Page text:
6 Reasons Why Raceboard IS Cool - Boards Windsurfing

Windsurfing Magazine



6 Reasons Why Raceboard IS Cool

What do the the likes of Robby Swift, Ben Proffitt, John Skye and many more of the UK’s top windsurfers have in common?

They all grew up and learnt to windsurf on the gusty lakes of the UK and spent many a weekend racing around a course on a longboard.

Some of you may know this, but many younger readers might not realise how the coolest riders in our sport came through what, to some, is a rather uncool aspect of windsurfing.

20 year old Louis Morris joins Boards to remind you of exactly how much fun longboard racing can be and how the raceboard class can offer a lot, whether you are a Team 15 racer looking for the next challenge, an ex-racer with a dusty raceboard hiding in the garage or someone just looking to have more fun on the water in the light summer breeze. 

Louis Morris

For those of you who don’t know, a Raceboard is basically a racing longboard, 380cm long, 65-70cm wide, with a big daggerboard and a mast track that allows the mast foot position to be adjusted whilst sailing.

If you think that longboard racing is dead, only for old people, boring, old fashioned and slow with heavy, outdated kit, and you thus have no intension of ever setting foot on a longboard, then I am about to tell you, perhaps a little abruptly, that you are wrong!

The Raceboard class is a perfect progression from the hugely successful Techno and Youth RS:X fleets, and the skills learnt whist in the RYA pathway will transfer well to Raceboards, as indeed it will to most aspects of windsurfing.

I started windsurfing like most windsurfers of my generation: Team 15. I really enjoyed the events and this got me keen on racing. After a while I was in the RYA Zone squad and then National squad on Techno, before progressing to the RSX.

When I got to 18 years old, I was faced with a dilemma that many windsurfers that age find after they have been shepherded through the RYA’s development pathway with their parents in tow: what do I do now?

Ben Proffitt GBR 800 longboard racing back in the day!

For a select few, the answer is to stay racing RS:X as an adult and pursue the Olympic dream, for most of the others this isn’t a realistic goal, and course racing for them becomes a thing of the past; parents are less keen on driving you around the country, you have no money, and what would you race anyway?

Answer: RACEBOARD! (well, or formula).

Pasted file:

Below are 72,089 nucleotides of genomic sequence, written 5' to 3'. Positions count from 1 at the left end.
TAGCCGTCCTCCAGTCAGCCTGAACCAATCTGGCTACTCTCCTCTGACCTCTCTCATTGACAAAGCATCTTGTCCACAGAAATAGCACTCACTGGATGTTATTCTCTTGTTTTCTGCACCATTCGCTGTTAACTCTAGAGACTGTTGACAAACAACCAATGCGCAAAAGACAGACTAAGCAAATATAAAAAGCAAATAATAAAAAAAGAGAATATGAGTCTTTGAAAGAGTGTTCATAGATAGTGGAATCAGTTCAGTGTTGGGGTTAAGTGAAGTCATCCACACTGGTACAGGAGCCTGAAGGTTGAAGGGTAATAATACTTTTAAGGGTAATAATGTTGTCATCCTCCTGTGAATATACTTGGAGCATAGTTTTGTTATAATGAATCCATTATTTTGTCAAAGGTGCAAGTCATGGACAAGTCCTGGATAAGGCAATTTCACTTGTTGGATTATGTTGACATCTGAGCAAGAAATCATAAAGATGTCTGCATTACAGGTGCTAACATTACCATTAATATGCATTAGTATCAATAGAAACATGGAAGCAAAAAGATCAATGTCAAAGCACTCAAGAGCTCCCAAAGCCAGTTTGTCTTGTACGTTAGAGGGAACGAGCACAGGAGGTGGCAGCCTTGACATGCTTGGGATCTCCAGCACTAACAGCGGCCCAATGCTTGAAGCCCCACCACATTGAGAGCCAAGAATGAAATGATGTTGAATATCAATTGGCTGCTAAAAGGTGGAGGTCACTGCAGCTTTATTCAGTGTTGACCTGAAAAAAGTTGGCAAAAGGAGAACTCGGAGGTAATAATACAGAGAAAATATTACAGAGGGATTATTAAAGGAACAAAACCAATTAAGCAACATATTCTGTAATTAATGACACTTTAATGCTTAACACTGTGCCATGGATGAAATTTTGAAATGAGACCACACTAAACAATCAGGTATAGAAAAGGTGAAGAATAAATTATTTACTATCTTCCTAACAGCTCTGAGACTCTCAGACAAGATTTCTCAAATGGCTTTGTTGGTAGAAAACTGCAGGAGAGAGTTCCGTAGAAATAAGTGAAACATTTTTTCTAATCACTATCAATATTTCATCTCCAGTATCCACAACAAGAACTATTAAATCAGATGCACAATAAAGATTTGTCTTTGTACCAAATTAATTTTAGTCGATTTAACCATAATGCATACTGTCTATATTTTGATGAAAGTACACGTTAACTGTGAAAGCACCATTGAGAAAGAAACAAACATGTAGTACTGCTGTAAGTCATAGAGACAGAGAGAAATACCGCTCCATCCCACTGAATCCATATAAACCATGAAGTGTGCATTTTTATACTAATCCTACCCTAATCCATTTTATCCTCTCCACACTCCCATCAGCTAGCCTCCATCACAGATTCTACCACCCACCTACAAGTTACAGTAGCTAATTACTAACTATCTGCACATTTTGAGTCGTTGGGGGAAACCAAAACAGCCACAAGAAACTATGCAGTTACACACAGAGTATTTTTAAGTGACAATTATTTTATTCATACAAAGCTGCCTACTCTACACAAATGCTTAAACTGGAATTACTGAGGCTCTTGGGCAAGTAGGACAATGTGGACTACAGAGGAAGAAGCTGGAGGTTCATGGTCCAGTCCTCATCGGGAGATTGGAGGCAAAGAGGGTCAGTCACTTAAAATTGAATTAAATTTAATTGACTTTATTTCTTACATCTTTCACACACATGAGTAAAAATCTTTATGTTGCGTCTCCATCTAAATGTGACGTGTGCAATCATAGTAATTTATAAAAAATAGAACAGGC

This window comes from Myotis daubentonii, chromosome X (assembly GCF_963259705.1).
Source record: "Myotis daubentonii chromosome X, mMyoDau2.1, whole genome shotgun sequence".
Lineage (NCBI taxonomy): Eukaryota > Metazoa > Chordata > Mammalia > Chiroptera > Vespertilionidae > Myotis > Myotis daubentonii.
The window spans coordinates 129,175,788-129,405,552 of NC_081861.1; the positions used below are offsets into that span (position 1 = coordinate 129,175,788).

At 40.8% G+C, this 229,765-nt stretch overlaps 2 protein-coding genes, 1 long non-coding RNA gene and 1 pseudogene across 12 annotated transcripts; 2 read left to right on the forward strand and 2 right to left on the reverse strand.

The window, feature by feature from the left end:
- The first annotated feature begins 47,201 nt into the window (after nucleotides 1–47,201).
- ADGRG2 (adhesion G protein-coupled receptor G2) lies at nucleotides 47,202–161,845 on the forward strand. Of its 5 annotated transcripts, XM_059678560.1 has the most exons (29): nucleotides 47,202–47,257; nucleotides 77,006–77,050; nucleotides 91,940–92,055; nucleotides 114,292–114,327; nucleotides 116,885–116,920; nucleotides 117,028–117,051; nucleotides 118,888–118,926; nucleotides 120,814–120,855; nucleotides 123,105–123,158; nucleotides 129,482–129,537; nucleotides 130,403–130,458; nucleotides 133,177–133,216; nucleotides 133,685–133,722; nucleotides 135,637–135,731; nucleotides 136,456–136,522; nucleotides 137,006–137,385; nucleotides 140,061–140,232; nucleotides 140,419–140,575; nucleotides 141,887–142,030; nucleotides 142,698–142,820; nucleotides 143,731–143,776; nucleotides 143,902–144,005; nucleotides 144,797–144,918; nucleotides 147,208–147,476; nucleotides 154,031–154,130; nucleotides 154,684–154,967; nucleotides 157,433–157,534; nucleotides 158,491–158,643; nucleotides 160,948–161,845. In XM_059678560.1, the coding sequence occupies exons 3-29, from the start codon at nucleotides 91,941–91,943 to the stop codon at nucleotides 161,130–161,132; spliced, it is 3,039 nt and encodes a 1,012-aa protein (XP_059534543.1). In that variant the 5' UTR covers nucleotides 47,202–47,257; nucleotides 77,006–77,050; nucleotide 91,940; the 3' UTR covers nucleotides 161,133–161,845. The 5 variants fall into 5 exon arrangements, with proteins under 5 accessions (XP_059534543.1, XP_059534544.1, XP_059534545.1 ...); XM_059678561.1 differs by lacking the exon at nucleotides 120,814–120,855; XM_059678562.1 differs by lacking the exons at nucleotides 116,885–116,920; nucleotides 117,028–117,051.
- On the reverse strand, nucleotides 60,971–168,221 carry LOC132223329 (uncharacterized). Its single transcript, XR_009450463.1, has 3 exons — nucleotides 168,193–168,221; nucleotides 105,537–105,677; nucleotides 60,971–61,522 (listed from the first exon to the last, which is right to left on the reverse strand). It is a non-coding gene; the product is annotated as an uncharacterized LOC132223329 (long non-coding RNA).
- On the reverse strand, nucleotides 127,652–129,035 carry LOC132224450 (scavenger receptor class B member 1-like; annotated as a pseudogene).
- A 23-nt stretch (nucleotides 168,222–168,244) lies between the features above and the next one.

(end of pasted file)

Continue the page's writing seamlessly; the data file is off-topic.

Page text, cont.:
The great thing about the Raceboard class, is that literally anyone can compete and have an awesome time, there are no age limits, and whether you’re at the front, back or middle of the fleet, there will always be a few private battles out on the racecourse!

Maybe you are one of the many windsurfers who used to enjoy cruising around on a longboard in the light summer breezes?

Raced at your local club or competed with the UKWA (formally UKBSA)? Why not get back into it?

The UKWA runs an Inland series at various lakes around the country, as well as a Cup series on the sea. The Midlands windsurfing association and London windsurfing association run a series of 1 day events that are an ideal (re)introduction for getting into it if you are in those regions.

Here are a few facts to enlighten you about the world of modern raceboards, and why it isn’t such an alien thing as you thought:

1. Equipment cost

Cheap! Whist many of the top guys splash out on the latest version of the Starboard Phantom, you’ll find that the boards from the 90’s are still competitive, especially upwind, and can be found for next to nothing! There is also an emerging market for used Starboard Phantoms, you may be able to pick one up for as little as £500.

The Boards Classifieds is a great place to find second hand Phantoms and other raceboards.

The UK Raceboard association has an excellent guide to choosing a Raceboard here. There is often kit to borrow for events, for example the LWA has a Starboard Phantom for anyone to use (contact them first!).

Louis Morris reports on the Raceboard World Championships in Sopot

2. Don’t I need a load of special retro sails?